Textbook Notes (368,432)
Canada (161,877)
Psychology (1,468)
PSYCH 1XX3 (384)
Joe Kim (3)

Colour Perception.docx

8 Pages
Unlock Document

Joe Kim

Colour Perception (Week 6) Introduction to Colour Perception • The reason we can see different colours is because the objects and surfaces we look at reflect certain wavelengths of the visible spectrum. • These reflected wavelengths trigger specific patterns of responses in the brain that give rise to our subjective experience of colour • The subjective experiences relates to how the different wavelengths of light affect certain cones in our retina • The composition of wavelength reflected by an object is determined by its reflectance and the wavelength composition if the illuminating light • Colour constancy is the ability of colour vision to correct the variation in overall illumination(brightness) so that an object’s colour appears the same all the time Evolution of Colour Perception: Why and Who • A bull does not react to the red cap, the bulls response is more or likely to the motion of the cap • Colour vision in mammals is limited to primates, including humans (cats, dogs, and fish see in shades of grey). • Primates colour vision is well suited to distinguish red and yellow against a green background, helping us to find fruit in bushes. The ability to see colour gives us an advantage to detect predators and prey against a background The Functions of Colour Vision in Different Species • Many birds, fish, reptiles and insects are able to see colour that we don’t see, including colours at the UV end of the spectrum • The colour of a birds feather indicates to other potential mates their health Variation of Colour Vision • Humans, bees, and macaque monkeys are trichromats • Bees are sensitive to ultraviolet light • Goldfish, pigeons, and ducks have eyes containing four types of receptors • Rabbits, cats, and squirrels are dichromatic(only two types of receptors) • Any animal that is monochromatic lacks chromatic vision entirely, and must resolve object by differences in brightness and contrast Colour Mixing • Only a few receptors types are needed that can be combined in various proportions to make every conceivable colour • The three primary colours can be combined in various proportions to make every colour in the spectrum • Primary colours cannot be further reduced into other colours Subtractive Colour Mixing • Applies to the mixing of pigments, dyes, or paints and it is called ‘subtractive’ because every surface colour absorbs (or subtracts) the colours it does not reflect. Adding other pigments to the surface alters the combination wavelengths subtracted • The complementary colour of red was green; for yellow it was purple; and blue it was orange • If a primary colour is mixed with its complementary colour you get brown • Summary: involves a combination of pigments reflecting the sum of wavelengths that are not absorbed Additive Colour Mixing • The mixing of coloured lights • Coloured lights add their dominant wavelengths to the mixture as opposed to subtracting wavelengths out • This is how our visual system processes colour, by adding the effects of different wavelengths together in the nervous system • The primary colours with additive colour mixing are red, green and blue , because these three colours can be added together in various proportions to make all the colours we see • The complementary colour of blue is yellow; for the red is a bluish-green(teal); and for green the complementary colour is a redish-purple • When every a primary colour is mixed with its complementary colour you get grey or white • The mixing of blue and yellow produces grey Trichromatic Theory (Young-Helmholtz theory)(Retina) • Is based on the proposal that the retina contains three different kinds of receptors, that are each maximally sensitive to different wavelengths of light • This theory is based off the idea that it is possible to match all of the colours of visible spectrum by the appropriate mixing of 3 primary colours • Thus, meaning only three different types of receptors are needed to discriminate all the colours of the visible spectrum • It is now known that indeed the retina is equipped with three types of cones which contain spectrally selective photopigments that are maximally responsive to wavelengths of light that correspond to the primary colours red, green and blue • A receptor will respond to other wavelengths to , just not as much as it would to its peak wavelength • White is what you see when all three receptors are stimulated • Downfalls to the theory: 1. Yellow seemed to be a primary colour and not a mixture of red and green 2. Couldn’t explain the law of complementarity , that certain wavelengths produce the experience of white 3. Couldn’t answer the question of why we see yellow afterimage when staring at a blue stimulus Opponent-Process Theory of Colour Vision(Ganglion Cells) • Argues that there are three classes of receptors, but each of these receptors is made up of a pair of opponent processes • Each receptor is capable of being in one of two opponent states at a time • The ability to see blues and yellows is mediated by a blue-yellow opponent receptors • The ability to see greens and reds is mediated buy a green-red opponent receptor • The third type of opponent receptor distinguishes between bright and dim light ; these brightness detectors are excited by lights of any wavelengths • Used to explain how a mixture of wavelengths from complementary colours(like blue and yellow) appear white, why the afterimaging of a stimulus is the complementary colour Both Theories Needed to Explain Colour Perception • Hurvich and Jameson elaborated the theories and proposed that: 1. There are three component receptors or cones in the retina that are maximally responsive to light of a certain wavelength (trichromatic theory). The three cones are maximally responsive to red, green, and blue. The responsive of these receptors affect what is happening in the brain, where things are organized as the opponent-process theory would predict 2. The opponent pairs are red-green, blue-yellow, and light-dark 3. The combination of the two theories says that the output of the cones is input for the next layer of colour processing in the retina, which is organized in an opponent fashion. Colour coding continues in this opponent arrangement into the brain’s visual processing system • Example: A red light would stimulate a red cone in the retina, which would then excite the red-green ganglion cells that are organized in an opponent fashion, and this excitation of the red-green ganglion cell would signal the brain that the stimulus is red. A green light (blue light), would stimulate a green cone (blue cone), which would inhibit the red-green (yellow-blue) ganglion cell. The inhibition of the red-green cell would signal that the stimulus is green. • Example: Yellow is a mixture of red a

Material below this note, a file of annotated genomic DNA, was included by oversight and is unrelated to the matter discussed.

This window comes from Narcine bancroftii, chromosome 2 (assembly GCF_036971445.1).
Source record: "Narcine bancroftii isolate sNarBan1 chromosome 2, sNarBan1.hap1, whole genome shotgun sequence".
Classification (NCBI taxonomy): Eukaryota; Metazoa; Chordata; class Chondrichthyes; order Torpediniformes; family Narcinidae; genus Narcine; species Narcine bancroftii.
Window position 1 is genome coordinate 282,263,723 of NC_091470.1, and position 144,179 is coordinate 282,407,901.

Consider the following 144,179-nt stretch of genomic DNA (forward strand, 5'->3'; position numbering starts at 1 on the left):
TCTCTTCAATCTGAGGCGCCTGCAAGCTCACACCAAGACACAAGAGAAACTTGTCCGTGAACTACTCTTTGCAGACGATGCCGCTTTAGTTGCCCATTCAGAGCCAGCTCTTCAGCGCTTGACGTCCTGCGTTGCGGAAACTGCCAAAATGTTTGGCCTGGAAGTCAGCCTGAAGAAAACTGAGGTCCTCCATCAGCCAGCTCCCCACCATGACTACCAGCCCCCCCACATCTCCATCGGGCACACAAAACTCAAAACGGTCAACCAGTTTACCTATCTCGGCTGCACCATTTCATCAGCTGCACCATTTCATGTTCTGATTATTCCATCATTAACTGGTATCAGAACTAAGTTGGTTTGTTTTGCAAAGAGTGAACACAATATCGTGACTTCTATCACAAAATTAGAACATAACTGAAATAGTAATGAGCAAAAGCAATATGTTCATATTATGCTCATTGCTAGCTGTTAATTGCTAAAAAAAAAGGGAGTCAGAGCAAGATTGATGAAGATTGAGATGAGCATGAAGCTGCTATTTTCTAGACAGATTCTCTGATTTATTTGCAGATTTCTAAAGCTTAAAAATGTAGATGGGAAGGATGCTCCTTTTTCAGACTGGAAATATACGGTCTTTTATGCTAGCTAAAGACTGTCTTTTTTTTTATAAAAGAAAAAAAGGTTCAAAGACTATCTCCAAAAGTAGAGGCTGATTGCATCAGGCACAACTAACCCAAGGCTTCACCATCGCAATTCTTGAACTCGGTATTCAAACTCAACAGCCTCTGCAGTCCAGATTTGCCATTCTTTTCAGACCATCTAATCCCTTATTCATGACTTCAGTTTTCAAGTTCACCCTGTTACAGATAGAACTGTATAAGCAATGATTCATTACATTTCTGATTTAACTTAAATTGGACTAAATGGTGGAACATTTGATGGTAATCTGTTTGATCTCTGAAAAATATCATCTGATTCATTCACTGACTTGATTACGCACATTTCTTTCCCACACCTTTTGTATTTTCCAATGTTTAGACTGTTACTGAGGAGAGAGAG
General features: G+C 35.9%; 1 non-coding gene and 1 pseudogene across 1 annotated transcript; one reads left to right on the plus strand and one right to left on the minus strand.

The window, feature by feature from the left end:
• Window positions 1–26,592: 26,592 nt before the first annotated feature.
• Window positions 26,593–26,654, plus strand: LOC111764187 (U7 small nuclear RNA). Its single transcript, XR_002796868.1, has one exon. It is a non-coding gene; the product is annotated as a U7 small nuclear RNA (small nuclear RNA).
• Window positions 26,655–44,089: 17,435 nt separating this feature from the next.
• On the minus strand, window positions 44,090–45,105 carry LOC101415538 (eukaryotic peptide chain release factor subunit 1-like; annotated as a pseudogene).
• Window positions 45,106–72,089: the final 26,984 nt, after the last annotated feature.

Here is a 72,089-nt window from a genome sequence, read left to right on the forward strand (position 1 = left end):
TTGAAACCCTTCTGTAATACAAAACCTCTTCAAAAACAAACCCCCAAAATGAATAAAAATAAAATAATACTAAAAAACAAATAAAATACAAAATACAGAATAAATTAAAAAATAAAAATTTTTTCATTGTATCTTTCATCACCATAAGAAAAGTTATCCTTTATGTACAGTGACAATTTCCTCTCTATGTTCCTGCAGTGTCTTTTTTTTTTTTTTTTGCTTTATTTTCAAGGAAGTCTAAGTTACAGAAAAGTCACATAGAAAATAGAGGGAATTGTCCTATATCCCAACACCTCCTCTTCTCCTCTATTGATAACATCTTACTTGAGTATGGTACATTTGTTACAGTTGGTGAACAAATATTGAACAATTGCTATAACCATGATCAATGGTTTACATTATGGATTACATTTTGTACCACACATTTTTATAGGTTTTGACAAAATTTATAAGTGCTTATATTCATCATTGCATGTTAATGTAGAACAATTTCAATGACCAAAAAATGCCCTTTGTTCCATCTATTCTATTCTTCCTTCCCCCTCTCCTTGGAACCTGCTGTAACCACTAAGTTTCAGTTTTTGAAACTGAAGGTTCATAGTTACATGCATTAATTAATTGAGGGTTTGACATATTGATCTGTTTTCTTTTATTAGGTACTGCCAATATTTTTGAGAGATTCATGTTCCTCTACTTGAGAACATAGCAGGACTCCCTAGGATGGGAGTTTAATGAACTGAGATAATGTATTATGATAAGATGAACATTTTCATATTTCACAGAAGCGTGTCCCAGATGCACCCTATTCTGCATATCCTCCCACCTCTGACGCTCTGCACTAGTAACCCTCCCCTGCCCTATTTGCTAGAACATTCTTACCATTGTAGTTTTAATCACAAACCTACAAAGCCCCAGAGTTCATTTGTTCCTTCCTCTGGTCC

More Less

Related notes for PSYCH 1XX3

Log In


Join OneClass

Access over 10 million pages of study
documents for 1.3 million courses.

Sign up

Join to view


By registering, I agree to the Terms and Privacy Policies
Already have an account?
Just a few more details

So we can recommend you notes for your school.

Reset Password

Please enter below the email address you registered with and we will send you a link to reset your password.

Add your courses

Get notes from the top students in your class.